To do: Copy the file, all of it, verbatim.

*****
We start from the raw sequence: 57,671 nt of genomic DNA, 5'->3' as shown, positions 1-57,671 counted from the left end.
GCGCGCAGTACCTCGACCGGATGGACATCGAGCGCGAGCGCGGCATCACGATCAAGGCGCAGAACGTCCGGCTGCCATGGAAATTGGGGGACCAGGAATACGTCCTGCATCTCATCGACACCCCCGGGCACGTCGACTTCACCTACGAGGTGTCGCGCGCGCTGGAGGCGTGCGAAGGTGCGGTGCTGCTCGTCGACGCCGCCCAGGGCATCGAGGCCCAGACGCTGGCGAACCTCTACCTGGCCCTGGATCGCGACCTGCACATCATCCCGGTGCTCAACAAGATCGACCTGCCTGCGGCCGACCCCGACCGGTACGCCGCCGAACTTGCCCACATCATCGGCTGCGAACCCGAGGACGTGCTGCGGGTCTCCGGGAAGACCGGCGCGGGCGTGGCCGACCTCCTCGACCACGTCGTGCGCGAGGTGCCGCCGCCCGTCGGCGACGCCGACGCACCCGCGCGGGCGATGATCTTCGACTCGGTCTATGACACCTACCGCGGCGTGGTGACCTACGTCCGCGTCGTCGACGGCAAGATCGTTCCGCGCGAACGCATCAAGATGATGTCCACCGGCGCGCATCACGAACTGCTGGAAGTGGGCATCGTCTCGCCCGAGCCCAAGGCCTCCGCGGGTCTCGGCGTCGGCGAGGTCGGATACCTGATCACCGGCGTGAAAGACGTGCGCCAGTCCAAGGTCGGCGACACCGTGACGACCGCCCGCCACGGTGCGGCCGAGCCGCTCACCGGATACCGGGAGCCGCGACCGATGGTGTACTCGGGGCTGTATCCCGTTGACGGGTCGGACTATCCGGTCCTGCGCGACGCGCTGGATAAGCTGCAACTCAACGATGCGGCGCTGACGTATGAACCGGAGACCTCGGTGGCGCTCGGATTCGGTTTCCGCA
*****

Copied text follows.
We start from the raw sequence: 57,671 nt of genomic DNA, 5'->3' as shown, positions 1-57,671 counted from the left end.
GCGCGCAGTACCTCGACCGGATGGACATCGAGCGCGAGCGCGGCATCACGATCAAGGCGCAGAACGTCCGGCTGCCATGGAAATTGGGGGACCAGGAATACGTCCTGCATCTCATCGACACCCCCGGGCACGTCGACTTCACCTACGAGGTGTCGCGCGCGCTGGAGGCGTGCGAAGGTGCGGTGCTGCTCGTCGACGCCGCCCAGGGCATCGAGGCCCAGACGCTGGCGAACCTCTACCTGGCCCTGGATCGCGACCTGCACATCATCCCGGTGCTCAACAAGATCGACCTGCCTGCGGCCGACCCCGACCGGTACGCCGCCGAACTTGCCCACATCATCGGCTGCGAACCCGAGGACGTGCTGCGGGTCTCCGGGAAGACCGGCGCGGGCGTGGCCGACCTCCTCGACCACGTCGTGCGCGAGGTGCCGCCGCCCGTCGGCGACGCCGACGCACCCGCGCGGGCGATGATCTTCGACTCGGTCTATGACACCTACCGCGGCGTGGTGACCTACGTCCGCGTCGTCGACGGCAAGATCGTTCCGCGCGAACGCATCAAGATGATGTCCACCGGCGCGCATCACGAACTGCTGGAAGTGGGCATCGTCTCGCCCGAGCCCAAGGCCTCCGCGGGTCTCGGCGTCGGCGAGGTCGGATACCTGATCACCGGCGTGAAAGACGTGCGCCAGTCCAAGGTCGGCGACACCGTGACGACCGCCCGCCACGGTGCGGCCGAGCCGCTCACCGGATACCGGGAGCCGCGACCGATGGTGTACTCGGGGCTGTATCCCGTTGACGGGTCGGACTATCCGGTCCTGCGCGACGCGCTGGATAAGCTGCAACTCAACGATGCGGCGCTGACGTATGAACCGGAGACCTCGGTGGCGCTCGGATTCGGTTTCCGCA